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Tuesday, 20 October 1931


Mr FORDE (Capricornia) (Minister for Trade and Customs) . - I assure the honorable member for Herbert (Mr. Martens) that Mr. Bayliss has not definitely been refused a licence to manufacture tobacco. The matter is being reconsidered. I shall bear the honorable member's representation in mind. Evidently, Mr. Bayliss has done very good work in pioneering the manufacture of tobacco in Northern Queensland. The Comptroller-General of Customs has telegraphed to the sub-collector at Townsville for further information, and I hope to let the honorable member have a definite reply on the subject within a day or so.

I remind the Deputy Leader of the Opposition (Mr. Latham) that the differing rates of duty imposed on tobacco and cigarettes existed before this Government assumed office. It was 2s.1d. per lb. on pipe tobacco, and 7s. 3d. per lb. on cigarettes, and was then increased to 2s. 4d. and 7s. 6d. per lb. respectively. The Government cannot accept any proposal to reduce those rates, as it would involve a loss in revenue. The official Year-Book of the Commonwealth of Australia discloses that the quantity of tobacco on which excise duty was paid during the years 1920-21 to 1929-30 was as follows : -

 

The quantity ofmachine-made cigarettes on which excise duty was paid during the same period was -

 

I have not the figures for 1930-31, butI presume that they would disclose a falling off in that year, due not so much to the duties as to the prevailing depression. If the Government accepted the suggestion of the Deputy Leader of the Opposition and altered the rate on cigarettes from 7s. 6d. to 3s. 9d. per lb. it would mean a loss in revenue amounting to £937,000 per annum. That is on the assumption that there would be no increase in the consumption of cigarettes. The increased consumption of cigarettes necessary to balance that loss would be over 2,000,000 lb. In view of the state of its finances the Government cannot accept any amendment which would bring about a loss in revenue. I realize that the whole matter of duties on tobacco will have to be reconsidered as our own industries develop ; that as we change over tothe Australian leaf our import duties will decrease. That is realized by the tobacco-growers themselves. For the last financial year there was an increase in the revenue derived from duties on tobacco of approximately , £1,000,000. The time has not arrived when any of that could be sacrificed.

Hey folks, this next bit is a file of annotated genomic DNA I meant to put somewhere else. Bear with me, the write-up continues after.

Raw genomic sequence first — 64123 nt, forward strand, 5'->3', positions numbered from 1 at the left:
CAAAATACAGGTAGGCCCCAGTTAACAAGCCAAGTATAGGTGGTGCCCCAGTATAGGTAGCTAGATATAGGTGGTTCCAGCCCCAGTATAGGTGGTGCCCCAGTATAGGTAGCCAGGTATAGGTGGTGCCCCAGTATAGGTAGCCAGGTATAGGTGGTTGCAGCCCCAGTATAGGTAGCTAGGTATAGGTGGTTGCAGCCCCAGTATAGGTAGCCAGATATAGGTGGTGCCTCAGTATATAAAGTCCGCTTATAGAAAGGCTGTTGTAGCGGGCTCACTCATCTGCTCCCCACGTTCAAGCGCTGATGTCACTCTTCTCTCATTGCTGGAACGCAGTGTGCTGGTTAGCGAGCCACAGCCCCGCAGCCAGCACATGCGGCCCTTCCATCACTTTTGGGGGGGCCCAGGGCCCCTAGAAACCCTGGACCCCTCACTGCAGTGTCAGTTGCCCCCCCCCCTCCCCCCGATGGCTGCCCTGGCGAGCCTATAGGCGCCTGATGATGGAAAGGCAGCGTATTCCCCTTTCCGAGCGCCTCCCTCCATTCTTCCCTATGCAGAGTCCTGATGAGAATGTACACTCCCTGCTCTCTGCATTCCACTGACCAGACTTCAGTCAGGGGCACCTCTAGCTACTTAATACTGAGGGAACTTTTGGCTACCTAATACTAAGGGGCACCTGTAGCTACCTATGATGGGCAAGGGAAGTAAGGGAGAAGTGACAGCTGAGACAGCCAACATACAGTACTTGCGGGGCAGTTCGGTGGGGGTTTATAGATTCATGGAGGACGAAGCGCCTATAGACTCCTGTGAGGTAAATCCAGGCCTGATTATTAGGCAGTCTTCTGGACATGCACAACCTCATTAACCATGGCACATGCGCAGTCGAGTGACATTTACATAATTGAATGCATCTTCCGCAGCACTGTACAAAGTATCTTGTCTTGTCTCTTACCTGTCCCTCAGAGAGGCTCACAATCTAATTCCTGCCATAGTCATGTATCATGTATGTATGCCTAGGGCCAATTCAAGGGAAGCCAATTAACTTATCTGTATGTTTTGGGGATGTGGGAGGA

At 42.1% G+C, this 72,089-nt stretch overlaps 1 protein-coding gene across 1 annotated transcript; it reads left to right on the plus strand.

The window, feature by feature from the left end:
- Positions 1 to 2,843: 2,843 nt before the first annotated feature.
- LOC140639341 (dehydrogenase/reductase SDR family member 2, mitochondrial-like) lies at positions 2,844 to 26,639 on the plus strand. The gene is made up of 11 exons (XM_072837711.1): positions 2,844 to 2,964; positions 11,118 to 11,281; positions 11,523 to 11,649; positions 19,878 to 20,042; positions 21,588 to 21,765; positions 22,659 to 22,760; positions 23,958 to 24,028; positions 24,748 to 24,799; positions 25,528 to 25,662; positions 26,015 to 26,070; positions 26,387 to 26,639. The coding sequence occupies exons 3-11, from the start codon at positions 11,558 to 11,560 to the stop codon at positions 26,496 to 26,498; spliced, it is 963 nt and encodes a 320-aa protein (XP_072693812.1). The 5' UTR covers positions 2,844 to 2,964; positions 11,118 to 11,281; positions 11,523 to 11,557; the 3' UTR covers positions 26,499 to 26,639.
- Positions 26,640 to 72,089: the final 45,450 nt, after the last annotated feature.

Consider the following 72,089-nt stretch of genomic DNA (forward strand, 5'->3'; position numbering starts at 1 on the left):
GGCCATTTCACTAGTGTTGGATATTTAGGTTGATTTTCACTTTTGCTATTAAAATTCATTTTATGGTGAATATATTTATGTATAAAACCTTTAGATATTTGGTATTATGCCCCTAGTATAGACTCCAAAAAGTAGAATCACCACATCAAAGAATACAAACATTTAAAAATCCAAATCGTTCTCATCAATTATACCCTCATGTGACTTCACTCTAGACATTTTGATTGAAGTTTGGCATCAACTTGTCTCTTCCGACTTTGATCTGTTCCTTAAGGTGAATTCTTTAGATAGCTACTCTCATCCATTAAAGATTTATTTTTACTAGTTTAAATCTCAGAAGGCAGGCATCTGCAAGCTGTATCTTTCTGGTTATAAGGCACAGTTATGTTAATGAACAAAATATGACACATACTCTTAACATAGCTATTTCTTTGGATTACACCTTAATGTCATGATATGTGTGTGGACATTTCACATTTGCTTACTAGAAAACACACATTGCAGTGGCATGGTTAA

It has been stated that a reduction in duty would result in increased employment. It is always easy to advance specious arguments when decreased duties are sought by different sections of the community. I fail to see that there would be an increase in employment if the duties were lowered. In the cigarette section of the Australian tobacco trade, 90 per cent. of the employees are females and juveniles, which results in a corresponding decrease in the cost of manufacture. The adult female weekly worker receives £2 17s. 6d., and the juvenile £1 2s. 6d. a week. These two classes mainly compose the labour involved, owing to the standardization of modern machinery, which enables a female operator on a cigarette machine to manufacture 30,000 cigarettes per hour. These machines have reached a remarkable degree of efficiency. The raw material enters atone end, and the finished product is delivered at, the other, the machine having teased the tobacco, separated the dust and inferior leaf, printed the tubes and tipped them with cork or gold leaf, and rejected the damaged or soiled cigarettes. Hundreds of hand workers have been displaced. Recently I read that by the introduction of these new machines in one factory, three female attendants were able to maintain an output equal to that of 700 hand workers. Any alteration of the duries with a view to encouraging the smoking of hand-made cigarettes would be injurious to employment. I have already discussed this matter with the representatives of the workers in the industry, andI assure the honorable member forWest Sydney (Mr. Beasley) that they are opposed to any policy that would cause a switch over from pipe tobacco to cigarettes. Only One cigarette manufacturer in Australia, Carreras Limited, has asked for the alteration of duties. That firm has made enormous profits in England. I have no hostility to it; on the contrary, I welcome its establishment of a branch business in Australia, where it is at least giving employment, to a large number of girls. Nevertheless, it is well to remember that the manufacture of cigarettes is a highly profitable business, the return per lb. being much greater than per lb. of pipe tobacco. Within the next twelve months the import, and excise duties on tobacco will have to be reviewed. Any alteration would be inopportune now, first, because of the loss of revenue that would be involved, and, secondly, because it would disturb the rapidly developing tobaccogrowing industry.

Item agreed to.







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